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Kenya burns elephant tusks to protest ivory poaching

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NAIROBI — Eleven giant pyres of tusks went up in smoke Saturday as Kenya burnt its vast ivory stockpile in a grand gesture aimed at shocking the world into stopping the slaughter of elephants.

Lighting the fire in Nairobi’s national park, Kenyan President Uhuru Kenyatta demanded a total ban on trade in ivory to end the ‘murderous’ trafficking and prevent the extinction of elephants in the wild.

“The height of the pile of ivory before us marks the strength of our resolve,” Kenyatta said, before thrusting a burning torch onto the ivory.

“No-one, and I repeat no-one, has any business in trading in ivory, for this trade means death of our elephants and death of our natural heritage.”

The tusks are expected to burn for days. The pyres contained some 16,000 tusks and pieces of ivory.

Kenyatta on Friday led a summit of African heads of state and conservationists pushing for a total ban.

“To lose our elephants would be to lose a key part of the heritage that we hold in trust… Quite simply, we will not allow it,” Mr Kenyatta said at a meeting of African heads of state and conservationists.

“We will not be the Africans who stood by as we lost our elephants,” he added.

The historic bonfires were the largest-ever torching of ivory, involving more than 100 tonnes from thousands of dead elephants, dwarfing by seven times any stockpile burned before.

Another 1.35 tonnes of rhino horn were also burned, representing the killing of about 340 of the endangered animals.

President Ali Bongo from Gabon, who lit one of the pyres, spoke of the “massacre” of forest elephants in central Africa, and said he backed moves to stop the sale of all ivory.

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“Unless we take action now we risk losing this magnificent animal,” Bongo said at the ceremony, telling poachers he was “going to put you out of business, so the best thing you can do is to go into retirement now”.

Africa is home to between 450,000 to 500,000 elephants, but more than 30,000 are killed every year on the continent to satisfy demand for ivory in Asia, where raw tusks sell for around $1,000 (800 euros) a kilo (2.2 pounds).

Kenya has a long history of ivory burnings, spearheading a wider movement of public demonstrations across the world, but nothing on this scale before.

On the black market, such a quantity of ivory could sell for over $100 million, and the rhino horn could raise as much as $80 million.

Rhino horn can fetch as much as $60,000 per kilo — more than gold or cocaine.

Despite the staggering size of the piles being burned, totalling some five percent of global stocks, the ivory represents just a fraction of the animals killed every year.

Kenya Wildlife Service chief Richard Leakey called on all African nations to follow Kenya in destroying ivory and rhino horn, saying it was “shameful” to keep stocks in case of possible future sale.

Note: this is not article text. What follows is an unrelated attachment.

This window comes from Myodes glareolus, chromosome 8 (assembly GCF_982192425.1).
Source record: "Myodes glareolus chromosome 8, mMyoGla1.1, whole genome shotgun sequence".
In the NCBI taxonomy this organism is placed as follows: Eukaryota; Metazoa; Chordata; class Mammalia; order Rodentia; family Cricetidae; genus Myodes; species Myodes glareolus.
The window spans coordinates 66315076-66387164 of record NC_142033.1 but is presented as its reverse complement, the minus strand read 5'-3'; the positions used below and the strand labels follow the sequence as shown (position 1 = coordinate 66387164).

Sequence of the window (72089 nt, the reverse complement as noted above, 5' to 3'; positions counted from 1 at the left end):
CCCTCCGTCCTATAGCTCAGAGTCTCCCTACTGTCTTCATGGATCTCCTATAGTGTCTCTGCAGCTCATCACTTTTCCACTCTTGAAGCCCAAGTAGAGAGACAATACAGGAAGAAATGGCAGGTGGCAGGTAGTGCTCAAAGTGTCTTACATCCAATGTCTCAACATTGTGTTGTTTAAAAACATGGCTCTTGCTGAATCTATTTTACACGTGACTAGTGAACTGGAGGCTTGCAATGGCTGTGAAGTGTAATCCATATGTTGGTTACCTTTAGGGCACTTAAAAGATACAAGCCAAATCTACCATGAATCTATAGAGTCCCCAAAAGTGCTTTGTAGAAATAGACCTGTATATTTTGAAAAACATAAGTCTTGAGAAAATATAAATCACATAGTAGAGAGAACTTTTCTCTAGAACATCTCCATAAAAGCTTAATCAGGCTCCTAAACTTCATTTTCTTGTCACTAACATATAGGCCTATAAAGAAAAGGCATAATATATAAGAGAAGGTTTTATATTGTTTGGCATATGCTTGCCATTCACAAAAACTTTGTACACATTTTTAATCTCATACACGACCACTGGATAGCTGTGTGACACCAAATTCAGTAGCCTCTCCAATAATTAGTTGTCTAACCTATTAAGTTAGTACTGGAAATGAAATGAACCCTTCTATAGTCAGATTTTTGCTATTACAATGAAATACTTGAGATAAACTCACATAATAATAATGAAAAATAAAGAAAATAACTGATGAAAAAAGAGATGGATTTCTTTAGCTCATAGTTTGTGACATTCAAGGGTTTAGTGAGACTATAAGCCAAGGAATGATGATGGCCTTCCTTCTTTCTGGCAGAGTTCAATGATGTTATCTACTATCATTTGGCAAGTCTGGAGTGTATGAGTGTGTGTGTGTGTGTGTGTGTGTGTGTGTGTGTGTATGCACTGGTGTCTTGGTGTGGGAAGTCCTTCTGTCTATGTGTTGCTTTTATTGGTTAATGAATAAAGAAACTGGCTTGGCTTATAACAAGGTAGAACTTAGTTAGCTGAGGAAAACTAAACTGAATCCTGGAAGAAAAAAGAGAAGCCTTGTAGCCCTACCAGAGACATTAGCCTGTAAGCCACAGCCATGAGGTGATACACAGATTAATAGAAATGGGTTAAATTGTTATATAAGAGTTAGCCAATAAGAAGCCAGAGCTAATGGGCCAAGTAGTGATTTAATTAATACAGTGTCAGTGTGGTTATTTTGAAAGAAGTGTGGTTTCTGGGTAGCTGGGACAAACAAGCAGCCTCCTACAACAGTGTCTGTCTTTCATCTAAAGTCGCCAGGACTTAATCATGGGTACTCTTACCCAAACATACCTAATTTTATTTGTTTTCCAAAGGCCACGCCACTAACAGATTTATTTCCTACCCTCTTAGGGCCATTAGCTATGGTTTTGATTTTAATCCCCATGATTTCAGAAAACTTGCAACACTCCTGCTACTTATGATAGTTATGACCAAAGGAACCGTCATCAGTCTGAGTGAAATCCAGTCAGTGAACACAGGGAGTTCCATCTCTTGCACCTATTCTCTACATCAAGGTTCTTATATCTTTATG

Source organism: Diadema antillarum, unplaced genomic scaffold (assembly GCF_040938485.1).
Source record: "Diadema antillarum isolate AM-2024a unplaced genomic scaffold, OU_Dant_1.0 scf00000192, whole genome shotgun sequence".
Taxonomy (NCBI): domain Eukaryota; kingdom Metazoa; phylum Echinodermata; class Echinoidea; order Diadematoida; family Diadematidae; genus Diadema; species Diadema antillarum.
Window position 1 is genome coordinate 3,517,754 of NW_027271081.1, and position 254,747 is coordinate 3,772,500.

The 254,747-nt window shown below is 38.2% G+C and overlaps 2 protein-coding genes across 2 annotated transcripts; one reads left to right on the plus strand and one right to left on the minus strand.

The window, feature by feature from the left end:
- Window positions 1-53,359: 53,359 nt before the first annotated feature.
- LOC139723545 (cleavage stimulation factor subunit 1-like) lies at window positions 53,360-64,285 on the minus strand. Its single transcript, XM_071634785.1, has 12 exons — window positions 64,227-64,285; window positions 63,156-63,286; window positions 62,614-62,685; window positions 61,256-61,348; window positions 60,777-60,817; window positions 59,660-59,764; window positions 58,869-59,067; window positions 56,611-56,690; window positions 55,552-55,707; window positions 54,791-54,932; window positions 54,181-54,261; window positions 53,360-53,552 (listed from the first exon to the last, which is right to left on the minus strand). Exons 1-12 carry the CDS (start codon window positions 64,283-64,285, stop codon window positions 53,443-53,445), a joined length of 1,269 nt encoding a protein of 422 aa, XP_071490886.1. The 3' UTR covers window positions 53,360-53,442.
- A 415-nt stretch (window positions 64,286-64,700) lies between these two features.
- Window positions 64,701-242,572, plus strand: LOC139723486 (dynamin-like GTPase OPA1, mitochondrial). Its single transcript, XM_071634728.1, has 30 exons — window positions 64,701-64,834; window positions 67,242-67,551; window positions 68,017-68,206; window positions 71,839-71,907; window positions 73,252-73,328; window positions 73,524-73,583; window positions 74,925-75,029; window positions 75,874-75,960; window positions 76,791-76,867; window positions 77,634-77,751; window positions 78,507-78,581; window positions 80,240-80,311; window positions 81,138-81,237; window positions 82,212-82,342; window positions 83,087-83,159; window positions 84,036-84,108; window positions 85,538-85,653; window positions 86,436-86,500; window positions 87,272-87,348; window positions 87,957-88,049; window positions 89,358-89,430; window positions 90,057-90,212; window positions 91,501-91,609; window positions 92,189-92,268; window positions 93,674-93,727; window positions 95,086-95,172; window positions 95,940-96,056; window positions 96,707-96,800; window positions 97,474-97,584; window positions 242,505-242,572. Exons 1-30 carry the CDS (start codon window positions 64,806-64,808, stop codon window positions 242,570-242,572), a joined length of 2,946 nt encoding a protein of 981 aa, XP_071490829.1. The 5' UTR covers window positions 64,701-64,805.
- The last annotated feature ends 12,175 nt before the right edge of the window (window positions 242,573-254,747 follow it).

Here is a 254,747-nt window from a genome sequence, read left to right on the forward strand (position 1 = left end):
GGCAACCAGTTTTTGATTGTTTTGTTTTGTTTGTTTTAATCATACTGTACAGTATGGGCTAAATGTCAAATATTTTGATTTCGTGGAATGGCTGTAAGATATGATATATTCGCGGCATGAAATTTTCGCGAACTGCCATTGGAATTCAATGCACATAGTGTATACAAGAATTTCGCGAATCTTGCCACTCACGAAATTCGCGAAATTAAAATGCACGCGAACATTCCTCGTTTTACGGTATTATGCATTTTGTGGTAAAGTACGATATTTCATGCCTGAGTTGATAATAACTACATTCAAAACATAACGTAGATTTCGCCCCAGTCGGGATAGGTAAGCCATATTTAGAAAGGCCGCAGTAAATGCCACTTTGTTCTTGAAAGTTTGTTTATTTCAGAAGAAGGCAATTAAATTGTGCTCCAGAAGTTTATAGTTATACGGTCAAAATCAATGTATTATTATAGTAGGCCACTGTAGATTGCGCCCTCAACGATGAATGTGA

“They are speculators on an evil, illegal commodity,” Leakey said.

The ivory seized from poachers and smugglers over several years — as well as from animals who died naturally — is equivalent to just a quarter of the number of elephants killed each year to feed demand in growing economies in Asia, eager for an elephant’s tooth as a status symbol.

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The Convention on International Trade in Endangered Species of Wild Fauna and Flora (CITES) banned the ivory trade in 1989.

Activists say destroying the stocks will put anti-trafficking efforts at the top of the agenda at the next CITES conference.

AFP

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Over 70% of deep-sea fish of Atlantic Ocean have ingested plastic : Study

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Fragments of plastic are found throughout the world, from nearly every continent to nearly every body of water. But, researchers recently have found 73 percent of Northwest Atlantic deep-sea fish are also eating it — the highest reported frequency of plastic-eating fish in the world.

Plastic particles were found in some of the most remote parts of the Atlantic Ocean with almost three quarters of a sample of more than 230 deep-water fish collected by NUI Galway scientists having ingested plastic particles.

The contamination level among the fish species, located in the northwest Atlantic thousands of kilometres from land and 600m down in the ocean, is one of the highest reported frequencies of microplastic occurrence in fish worldwide, according to the study published in the journal Frontiers in Marine Science.

The NUIG scientists, as part of the study, participated in a transatlantic crossing onboard the marine institute’s Celtic Explorer vessel.

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PhD candidate and lead author Alina Wieczorek said, “Deep-water fish migrate to the surface at night to feed on plankton [microscopic animals] and this is likely when they are exposed to the microplastics.”

During this research cruise they took dead deep-sea fish from midwater trawls such as the spotted lanternfish, rakery beaconlamp, stout saw-palate and scaly dragonfish.

Microplastics are small plastic fragments that commonly originate from the breakdown of larger plastic items entering the ocean. Other sources may be waste water effluents carrying plastic fibres from clothing and microbeads from personal care products. Due to their low density, most of these microplastics float at the sea surface.

The fish ranged in size from the smallest species the Glacier Lantern at 3.5cm to the largest species, the stout saw-palate at 59cm.

Agencies

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